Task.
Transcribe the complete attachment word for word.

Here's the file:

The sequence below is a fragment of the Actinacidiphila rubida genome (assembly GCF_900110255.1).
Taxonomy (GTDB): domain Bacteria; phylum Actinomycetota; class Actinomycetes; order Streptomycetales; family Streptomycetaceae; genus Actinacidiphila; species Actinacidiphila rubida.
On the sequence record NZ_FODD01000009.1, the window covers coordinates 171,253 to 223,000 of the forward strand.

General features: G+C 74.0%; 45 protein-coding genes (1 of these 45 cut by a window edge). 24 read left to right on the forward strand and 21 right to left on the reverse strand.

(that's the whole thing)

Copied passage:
The sequence below is a fragment of the Actinacidiphila rubida genome (assembly GCF_900110255.1).
Taxonomy (GTDB): domain Bacteria; phylum Actinomycetota; class Actinomycetes; order Streptomycetales; family Streptomycetaceae; genus Actinacidiphila; species Actinacidiphila rubida.
On the sequence record NZ_FODD01000009.1, the window covers coordinates 171,253 to 223,000 of the forward strand.

General features: G+C 74.0%; 45 protein-coding genes (1 of these 45 cut by a window edge). 24 read left to right on the forward strand and 21 right to left on the reverse strand.